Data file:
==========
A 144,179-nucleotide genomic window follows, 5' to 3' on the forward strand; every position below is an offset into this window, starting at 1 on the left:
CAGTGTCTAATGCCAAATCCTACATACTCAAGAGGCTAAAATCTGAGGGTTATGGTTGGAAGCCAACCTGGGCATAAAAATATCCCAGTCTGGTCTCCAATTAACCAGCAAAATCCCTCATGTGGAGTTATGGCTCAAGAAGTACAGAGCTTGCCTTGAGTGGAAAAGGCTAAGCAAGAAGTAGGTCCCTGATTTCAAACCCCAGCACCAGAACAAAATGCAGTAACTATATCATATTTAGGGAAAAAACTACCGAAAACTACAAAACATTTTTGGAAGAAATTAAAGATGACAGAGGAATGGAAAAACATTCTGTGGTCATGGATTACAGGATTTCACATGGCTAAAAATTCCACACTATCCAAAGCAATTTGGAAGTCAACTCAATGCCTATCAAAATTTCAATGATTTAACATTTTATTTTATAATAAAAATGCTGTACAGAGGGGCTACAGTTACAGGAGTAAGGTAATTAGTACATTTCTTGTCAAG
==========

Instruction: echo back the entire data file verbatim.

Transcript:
A 144,179-nucleotide genomic window follows, 5' to 3' on the forward strand; every position below is an offset into this window, starting at 1 on the left:
CAGTGTCTAATGCCAAATCCTACATACTCAAGAGGCTAAAATCTGAGGGTTATGGTTGGAAGCCAACCTGGGCATAAAAATATCCCAGTCTGGTCTCCAATTAACCAGCAAAATCCCTCATGTGGAGTTATGGCTCAAGAAGTACAGAGCTTGCCTTGAGTGGAAAAGGCTAAGCAAGAAGTAGGTCCCTGATTTCAAACCCCAGCACCAGAACAAAATGCAGTAACTATATCATATTTAGGGAAAAAACTACCGAAAACTACAAAACATTTTTGGAAGAAATTAAAGATGACAGAGGAATGGAAAAACATTCTGTGGTCATGGATTACAGGATTTCACATGGCTAAAAATTCCACACTATCCAAAGCAATTTGGAAGTCAACTCAATGCCTATCAAAATTTCAATGATTTAACATTTTATTTTATAATAAAAATGCTGTACAGAGGGGCTACAGTTACAGGAGTAAGGTAATTAGTACATTTCTTGTCAAG